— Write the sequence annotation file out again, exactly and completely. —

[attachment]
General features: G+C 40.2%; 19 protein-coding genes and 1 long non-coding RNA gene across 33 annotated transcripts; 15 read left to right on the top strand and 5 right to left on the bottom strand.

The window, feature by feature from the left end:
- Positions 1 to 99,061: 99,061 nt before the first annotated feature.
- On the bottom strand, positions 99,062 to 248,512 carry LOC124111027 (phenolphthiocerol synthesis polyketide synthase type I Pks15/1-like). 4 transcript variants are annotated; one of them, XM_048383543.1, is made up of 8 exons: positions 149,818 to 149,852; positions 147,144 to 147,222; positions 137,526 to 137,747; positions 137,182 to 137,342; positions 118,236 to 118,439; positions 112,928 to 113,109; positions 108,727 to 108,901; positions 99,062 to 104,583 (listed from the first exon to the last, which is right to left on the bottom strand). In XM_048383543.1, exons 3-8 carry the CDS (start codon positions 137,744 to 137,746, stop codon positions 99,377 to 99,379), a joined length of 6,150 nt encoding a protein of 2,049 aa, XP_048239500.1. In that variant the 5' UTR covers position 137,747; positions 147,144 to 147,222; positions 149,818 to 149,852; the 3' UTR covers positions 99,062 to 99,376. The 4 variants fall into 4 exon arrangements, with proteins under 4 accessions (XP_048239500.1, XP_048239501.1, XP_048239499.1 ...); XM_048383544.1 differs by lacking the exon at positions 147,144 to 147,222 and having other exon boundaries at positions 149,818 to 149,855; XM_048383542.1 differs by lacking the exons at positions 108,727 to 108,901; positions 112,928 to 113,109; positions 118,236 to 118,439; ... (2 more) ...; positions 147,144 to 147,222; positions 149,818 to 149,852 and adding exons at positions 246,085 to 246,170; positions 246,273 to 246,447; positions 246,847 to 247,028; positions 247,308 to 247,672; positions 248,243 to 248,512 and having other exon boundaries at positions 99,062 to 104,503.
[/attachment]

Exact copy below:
General features: G+C 40.2%; 19 protein-coding genes and 1 long non-coding RNA gene across 33 annotated transcripts; 15 read left to right on the top strand and 5 right to left on the bottom strand.

The window, feature by feature from the left end:
- Positions 1 to 99,061: 99,061 nt before the first annotated feature.
- On the bottom strand, positions 99,062 to 248,512 carry LOC124111027 (phenolphthiocerol synthesis polyketide synthase type I Pks15/1-like). 4 transcript variants are annotated; one of them, XM_048383543.1, is made up of 8 exons: positions 149,818 to 149,852; positions 147,144 to 147,222; positions 137,526 to 137,747; positions 137,182 to 137,342; positions 118,236 to 118,439; positions 112,928 to 113,109; positions 108,727 to 108,901; positions 99,062 to 104,583 (listed from the first exon to the last, which is right to left on the bottom strand). In XM_048383543.1, exons 3-8 carry the CDS (start codon positions 137,744 to 137,746, stop codon positions 99,377 to 99,379), a joined length of 6,150 nt encoding a protein of 2,049 aa, XP_048239500.1. In that variant the 5' UTR covers position 137,747; positions 147,144 to 147,222; positions 149,818 to 149,852; the 3' UTR covers positions 99,062 to 99,376. The 4 variants fall into 4 exon arrangements, with proteins under 4 accessions (XP_048239500.1, XP_048239501.1, XP_048239499.1 ...); XM_048383544.1 differs by lacking the exon at positions 147,144 to 147,222 and having other exon boundaries at positions 149,818 to 149,855; XM_048383542.1 differs by lacking the exons at positions 108,727 to 108,901; positions 112,928 to 113,109; positions 118,236 to 118,439; ... (2 more) ...; positions 147,144 to 147,222; positions 149,818 to 149,852 and adding exons at positions 246,085 to 246,170; positions 246,273 to 246,447; positions 246,847 to 247,028; positions 247,308 to 247,672; positions 248,243 to 248,512 and having other exon boundaries at positions 99,062 to 104,503.